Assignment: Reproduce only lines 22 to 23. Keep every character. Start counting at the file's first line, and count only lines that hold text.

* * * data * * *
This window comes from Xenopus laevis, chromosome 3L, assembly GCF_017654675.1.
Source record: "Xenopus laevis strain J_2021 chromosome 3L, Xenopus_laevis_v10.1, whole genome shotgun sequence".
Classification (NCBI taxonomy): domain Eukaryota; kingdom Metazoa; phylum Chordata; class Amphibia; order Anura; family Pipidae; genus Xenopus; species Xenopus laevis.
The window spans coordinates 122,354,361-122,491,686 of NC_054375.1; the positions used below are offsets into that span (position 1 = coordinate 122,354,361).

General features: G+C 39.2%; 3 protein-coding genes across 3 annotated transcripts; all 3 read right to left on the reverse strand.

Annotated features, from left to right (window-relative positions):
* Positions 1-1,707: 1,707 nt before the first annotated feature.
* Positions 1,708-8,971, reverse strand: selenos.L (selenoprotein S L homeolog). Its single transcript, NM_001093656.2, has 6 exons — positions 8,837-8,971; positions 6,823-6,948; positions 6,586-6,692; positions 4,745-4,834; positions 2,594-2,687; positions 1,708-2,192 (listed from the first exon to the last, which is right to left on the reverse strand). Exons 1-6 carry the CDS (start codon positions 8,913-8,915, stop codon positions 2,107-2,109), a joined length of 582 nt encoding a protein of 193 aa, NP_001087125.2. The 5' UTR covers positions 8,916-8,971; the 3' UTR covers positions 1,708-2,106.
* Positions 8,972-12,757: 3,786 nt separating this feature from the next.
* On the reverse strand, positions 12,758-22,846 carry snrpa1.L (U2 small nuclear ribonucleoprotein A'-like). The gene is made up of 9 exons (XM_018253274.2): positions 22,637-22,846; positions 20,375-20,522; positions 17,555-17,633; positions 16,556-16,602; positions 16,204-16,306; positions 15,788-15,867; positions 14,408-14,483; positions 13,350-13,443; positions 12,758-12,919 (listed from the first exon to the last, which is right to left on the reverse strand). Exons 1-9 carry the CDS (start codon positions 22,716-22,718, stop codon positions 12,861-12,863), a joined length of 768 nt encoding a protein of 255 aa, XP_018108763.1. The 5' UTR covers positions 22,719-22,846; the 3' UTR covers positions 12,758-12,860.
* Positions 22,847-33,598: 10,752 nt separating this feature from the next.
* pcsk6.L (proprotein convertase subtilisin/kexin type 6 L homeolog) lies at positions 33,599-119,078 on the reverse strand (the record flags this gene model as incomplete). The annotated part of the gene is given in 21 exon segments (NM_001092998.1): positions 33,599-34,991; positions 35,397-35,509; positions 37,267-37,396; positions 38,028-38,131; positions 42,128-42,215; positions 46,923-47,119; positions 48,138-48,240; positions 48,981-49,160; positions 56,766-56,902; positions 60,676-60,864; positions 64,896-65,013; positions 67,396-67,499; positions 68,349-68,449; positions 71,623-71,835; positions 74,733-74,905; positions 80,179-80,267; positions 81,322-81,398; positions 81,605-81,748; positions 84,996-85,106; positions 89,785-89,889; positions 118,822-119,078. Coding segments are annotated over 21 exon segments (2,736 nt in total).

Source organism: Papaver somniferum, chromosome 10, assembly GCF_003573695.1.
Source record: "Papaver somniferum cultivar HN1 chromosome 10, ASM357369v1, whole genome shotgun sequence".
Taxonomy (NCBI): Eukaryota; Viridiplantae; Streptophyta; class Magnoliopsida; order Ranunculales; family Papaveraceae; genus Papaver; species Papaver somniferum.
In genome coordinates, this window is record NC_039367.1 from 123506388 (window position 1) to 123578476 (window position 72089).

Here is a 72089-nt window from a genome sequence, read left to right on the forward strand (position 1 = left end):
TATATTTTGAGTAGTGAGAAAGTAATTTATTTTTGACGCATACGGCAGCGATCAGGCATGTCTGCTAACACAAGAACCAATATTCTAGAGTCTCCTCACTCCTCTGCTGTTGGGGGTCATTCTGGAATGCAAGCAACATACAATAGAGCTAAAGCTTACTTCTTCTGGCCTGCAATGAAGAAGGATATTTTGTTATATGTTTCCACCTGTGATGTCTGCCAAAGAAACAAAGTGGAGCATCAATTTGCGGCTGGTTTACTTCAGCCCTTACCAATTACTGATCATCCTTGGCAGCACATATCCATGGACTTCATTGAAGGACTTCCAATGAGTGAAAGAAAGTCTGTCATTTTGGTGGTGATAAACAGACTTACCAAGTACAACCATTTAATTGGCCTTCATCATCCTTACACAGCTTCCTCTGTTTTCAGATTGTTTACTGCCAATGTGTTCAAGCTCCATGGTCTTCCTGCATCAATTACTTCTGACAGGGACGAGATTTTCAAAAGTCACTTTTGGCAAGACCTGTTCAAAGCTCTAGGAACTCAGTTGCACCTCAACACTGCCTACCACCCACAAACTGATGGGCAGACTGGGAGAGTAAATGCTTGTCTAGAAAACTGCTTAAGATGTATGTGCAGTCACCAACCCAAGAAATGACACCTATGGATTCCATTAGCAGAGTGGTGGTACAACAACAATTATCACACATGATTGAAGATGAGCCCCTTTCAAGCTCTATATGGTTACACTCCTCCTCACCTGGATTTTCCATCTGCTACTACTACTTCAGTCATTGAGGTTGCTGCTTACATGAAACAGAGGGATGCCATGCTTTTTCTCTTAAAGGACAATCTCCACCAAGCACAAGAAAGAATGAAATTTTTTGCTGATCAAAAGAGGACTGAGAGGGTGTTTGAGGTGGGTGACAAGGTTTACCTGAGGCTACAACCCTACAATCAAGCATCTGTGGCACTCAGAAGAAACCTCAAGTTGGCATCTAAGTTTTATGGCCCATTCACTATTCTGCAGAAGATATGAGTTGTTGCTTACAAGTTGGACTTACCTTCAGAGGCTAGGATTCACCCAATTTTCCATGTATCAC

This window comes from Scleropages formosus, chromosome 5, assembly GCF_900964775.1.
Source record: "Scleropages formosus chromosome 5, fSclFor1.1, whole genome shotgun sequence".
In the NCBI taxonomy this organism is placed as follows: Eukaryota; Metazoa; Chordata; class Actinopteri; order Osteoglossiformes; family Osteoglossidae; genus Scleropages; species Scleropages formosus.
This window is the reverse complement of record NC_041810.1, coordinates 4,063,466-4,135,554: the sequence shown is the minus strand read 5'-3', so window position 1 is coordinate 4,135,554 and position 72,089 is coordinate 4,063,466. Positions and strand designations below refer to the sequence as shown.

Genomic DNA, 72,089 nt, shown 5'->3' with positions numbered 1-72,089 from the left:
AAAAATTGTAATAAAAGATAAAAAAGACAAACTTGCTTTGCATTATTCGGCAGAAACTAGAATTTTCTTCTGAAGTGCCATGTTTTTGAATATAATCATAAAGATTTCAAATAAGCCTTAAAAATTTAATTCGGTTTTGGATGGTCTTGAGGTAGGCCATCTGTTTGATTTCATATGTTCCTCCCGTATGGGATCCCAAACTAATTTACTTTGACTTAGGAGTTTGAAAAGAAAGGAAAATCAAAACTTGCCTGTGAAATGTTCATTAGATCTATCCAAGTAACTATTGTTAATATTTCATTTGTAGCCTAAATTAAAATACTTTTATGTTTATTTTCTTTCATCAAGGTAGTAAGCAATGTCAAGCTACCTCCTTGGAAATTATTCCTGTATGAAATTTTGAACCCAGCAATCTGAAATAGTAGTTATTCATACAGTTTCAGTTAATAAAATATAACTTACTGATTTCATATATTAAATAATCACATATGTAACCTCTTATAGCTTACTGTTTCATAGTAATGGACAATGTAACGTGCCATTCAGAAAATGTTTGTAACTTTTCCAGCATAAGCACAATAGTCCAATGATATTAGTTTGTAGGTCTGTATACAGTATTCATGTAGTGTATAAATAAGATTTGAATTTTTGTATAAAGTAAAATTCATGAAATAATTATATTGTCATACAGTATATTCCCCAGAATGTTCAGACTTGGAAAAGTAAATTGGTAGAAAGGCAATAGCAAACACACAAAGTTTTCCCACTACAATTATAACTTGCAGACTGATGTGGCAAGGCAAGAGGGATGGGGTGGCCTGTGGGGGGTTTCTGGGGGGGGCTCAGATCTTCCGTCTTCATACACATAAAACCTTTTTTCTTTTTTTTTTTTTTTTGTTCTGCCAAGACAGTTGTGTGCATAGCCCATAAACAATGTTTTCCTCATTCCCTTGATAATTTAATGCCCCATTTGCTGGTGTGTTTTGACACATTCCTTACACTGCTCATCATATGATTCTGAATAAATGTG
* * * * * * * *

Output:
This window is the reverse complement of record NC_041810.1, coordinates 4,063,466-4,135,554: the sequence shown is the minus strand read 5'-3', so window position 1 is coordinate 4,135,554 and position 72,089 is coordinate 4,063,466. Positions and strand designations below refer to the sequence as shown.

Genomic DNA, 72,089 nt, shown 5'->3' with positions numbered 1-72,089 from the left: